A second doctors' strike following last week's one-day walk-out may have been averted, with a tentative agreement reached by Korean Medical Association and the government.
The KMA and the Ministry of Health and Welfare have been in unofficial negotiations since last Friday on the government's plans to reform the medical sector.
They reached tentative agreement on a number of issues after marathon talks on Sunday that lasted until midnight and made separate announcements about the talks on Monday.
The agreement covers four points: the introduction of a telemedicine system that would enable doctors to diagnose and treat patients using remote monitoring and interactive services, the government's plan to let hospitals set up for-profit subsidiaries, reform of the nation's health insurance system and shorter work hours for medical residents and interns.
The KMA and the government agreed to conduct a six-month trial run of the telemedicine system in order to test its safety and effectiveness.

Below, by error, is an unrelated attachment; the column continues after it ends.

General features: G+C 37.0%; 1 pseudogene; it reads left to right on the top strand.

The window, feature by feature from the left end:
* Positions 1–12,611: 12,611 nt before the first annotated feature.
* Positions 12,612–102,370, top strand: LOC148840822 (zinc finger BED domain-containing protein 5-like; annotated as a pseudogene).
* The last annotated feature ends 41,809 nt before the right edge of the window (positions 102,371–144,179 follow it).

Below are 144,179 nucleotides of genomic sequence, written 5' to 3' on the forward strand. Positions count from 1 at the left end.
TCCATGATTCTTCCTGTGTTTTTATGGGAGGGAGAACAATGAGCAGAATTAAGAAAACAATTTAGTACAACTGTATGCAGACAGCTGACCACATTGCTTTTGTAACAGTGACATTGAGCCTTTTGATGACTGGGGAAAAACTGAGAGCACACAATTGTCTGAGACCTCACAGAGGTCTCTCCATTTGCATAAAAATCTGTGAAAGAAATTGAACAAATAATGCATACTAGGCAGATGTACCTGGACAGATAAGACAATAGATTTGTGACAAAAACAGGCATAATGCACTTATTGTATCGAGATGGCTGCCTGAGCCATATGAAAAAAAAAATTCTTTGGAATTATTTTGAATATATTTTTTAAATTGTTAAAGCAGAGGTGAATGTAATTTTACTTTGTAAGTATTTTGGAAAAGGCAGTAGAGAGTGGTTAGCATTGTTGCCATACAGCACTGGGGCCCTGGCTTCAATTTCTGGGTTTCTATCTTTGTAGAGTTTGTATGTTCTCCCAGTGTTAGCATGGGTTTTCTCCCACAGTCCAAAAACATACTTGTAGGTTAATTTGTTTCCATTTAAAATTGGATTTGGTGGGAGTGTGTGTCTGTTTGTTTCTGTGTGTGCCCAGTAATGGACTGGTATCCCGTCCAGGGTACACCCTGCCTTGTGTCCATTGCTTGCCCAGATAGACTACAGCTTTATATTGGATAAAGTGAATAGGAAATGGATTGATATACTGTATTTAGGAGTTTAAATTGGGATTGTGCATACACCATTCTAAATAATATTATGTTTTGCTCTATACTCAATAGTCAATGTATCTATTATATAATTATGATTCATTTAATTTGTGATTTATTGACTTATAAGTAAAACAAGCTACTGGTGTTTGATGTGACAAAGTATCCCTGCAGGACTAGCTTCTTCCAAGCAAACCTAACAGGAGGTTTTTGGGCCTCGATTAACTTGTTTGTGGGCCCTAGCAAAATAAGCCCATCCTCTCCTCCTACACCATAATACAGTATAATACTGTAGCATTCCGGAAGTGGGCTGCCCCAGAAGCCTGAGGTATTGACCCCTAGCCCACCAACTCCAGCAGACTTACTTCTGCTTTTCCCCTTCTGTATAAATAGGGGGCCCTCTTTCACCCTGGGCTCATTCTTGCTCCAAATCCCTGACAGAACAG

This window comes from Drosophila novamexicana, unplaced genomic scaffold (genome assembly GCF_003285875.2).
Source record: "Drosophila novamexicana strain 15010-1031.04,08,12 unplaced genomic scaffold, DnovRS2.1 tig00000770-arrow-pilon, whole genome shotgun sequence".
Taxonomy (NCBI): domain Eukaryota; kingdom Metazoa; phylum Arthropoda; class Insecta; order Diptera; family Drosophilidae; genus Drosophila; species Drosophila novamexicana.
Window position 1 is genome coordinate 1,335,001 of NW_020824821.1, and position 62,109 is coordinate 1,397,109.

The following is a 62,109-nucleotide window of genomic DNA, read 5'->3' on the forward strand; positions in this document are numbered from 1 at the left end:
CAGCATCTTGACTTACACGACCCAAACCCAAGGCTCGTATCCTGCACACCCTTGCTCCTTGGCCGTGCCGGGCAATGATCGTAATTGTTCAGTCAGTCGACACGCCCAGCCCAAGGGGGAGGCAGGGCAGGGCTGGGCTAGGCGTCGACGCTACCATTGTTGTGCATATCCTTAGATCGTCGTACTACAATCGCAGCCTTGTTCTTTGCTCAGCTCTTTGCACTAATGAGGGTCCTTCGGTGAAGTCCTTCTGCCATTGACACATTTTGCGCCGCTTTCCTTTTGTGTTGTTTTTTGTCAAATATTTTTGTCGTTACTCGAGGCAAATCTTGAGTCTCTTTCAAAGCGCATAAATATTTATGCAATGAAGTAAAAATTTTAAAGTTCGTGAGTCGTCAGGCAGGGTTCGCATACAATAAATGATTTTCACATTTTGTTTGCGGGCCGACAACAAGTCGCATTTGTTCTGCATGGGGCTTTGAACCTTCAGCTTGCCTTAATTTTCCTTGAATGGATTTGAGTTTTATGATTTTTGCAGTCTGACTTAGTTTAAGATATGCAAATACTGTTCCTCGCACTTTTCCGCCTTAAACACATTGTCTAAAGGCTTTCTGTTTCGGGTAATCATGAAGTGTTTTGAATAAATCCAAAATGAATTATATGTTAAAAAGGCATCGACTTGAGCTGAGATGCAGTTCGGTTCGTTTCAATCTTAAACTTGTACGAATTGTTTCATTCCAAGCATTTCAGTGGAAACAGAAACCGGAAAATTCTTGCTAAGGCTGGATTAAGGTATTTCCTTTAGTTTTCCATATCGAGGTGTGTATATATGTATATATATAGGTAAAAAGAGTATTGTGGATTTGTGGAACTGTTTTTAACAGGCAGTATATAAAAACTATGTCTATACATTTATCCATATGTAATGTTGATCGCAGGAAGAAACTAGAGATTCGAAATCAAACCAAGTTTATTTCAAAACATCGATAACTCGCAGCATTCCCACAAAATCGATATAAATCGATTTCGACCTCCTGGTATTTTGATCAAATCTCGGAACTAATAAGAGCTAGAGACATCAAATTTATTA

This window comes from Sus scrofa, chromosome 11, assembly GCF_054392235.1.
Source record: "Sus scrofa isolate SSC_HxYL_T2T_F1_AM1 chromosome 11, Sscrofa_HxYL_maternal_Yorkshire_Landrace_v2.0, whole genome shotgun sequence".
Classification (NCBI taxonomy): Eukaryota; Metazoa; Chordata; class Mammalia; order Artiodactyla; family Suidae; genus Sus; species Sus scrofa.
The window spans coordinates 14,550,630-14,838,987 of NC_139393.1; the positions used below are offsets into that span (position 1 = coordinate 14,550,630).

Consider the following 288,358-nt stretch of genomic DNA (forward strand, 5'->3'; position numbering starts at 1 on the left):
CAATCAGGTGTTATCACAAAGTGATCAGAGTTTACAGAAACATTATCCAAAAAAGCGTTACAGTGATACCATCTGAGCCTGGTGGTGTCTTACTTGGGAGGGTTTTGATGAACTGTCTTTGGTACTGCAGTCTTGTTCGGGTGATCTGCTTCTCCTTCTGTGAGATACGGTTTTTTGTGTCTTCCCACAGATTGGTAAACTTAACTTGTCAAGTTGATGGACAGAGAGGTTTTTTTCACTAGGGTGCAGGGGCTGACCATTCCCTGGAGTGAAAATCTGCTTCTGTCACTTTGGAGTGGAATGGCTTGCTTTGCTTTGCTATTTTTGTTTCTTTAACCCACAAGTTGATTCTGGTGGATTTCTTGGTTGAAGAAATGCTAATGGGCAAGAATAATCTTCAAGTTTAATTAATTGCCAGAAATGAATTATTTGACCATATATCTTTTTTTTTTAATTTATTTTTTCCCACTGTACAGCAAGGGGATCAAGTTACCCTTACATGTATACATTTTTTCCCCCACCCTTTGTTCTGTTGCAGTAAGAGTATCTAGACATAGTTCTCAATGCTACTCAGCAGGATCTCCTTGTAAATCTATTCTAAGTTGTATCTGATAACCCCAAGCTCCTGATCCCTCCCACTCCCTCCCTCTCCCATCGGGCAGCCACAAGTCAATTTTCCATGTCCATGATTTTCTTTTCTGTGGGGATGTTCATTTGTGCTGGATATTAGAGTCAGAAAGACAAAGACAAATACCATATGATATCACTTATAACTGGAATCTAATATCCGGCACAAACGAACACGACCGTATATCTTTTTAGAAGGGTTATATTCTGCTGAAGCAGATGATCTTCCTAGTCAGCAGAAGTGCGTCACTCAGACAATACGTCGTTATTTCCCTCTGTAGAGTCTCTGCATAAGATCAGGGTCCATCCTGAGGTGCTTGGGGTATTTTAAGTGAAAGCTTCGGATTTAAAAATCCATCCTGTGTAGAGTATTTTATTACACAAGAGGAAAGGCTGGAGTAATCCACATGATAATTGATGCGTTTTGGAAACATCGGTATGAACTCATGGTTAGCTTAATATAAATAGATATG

The system was a major issue that sparked the medical association's day-long strike last week.
They also agreed to gradually shorten the working hours of medical residents and interns, who work around 1-hundred hours a week, which is 20 hours more than in the U.S.
In addition, the KMA and the government are talking about setting up a committee to tackle other issues such as health insurance reform.
Members of the medical association will now vote on whether to go ahead with a second six-day strike slated to start on March 24th, but with the recent agreement, there is a high chance the strike will be cancelled.
The association plans to make a decision on the matter in the next two or three days.
Kwon Soa, Arirang News.
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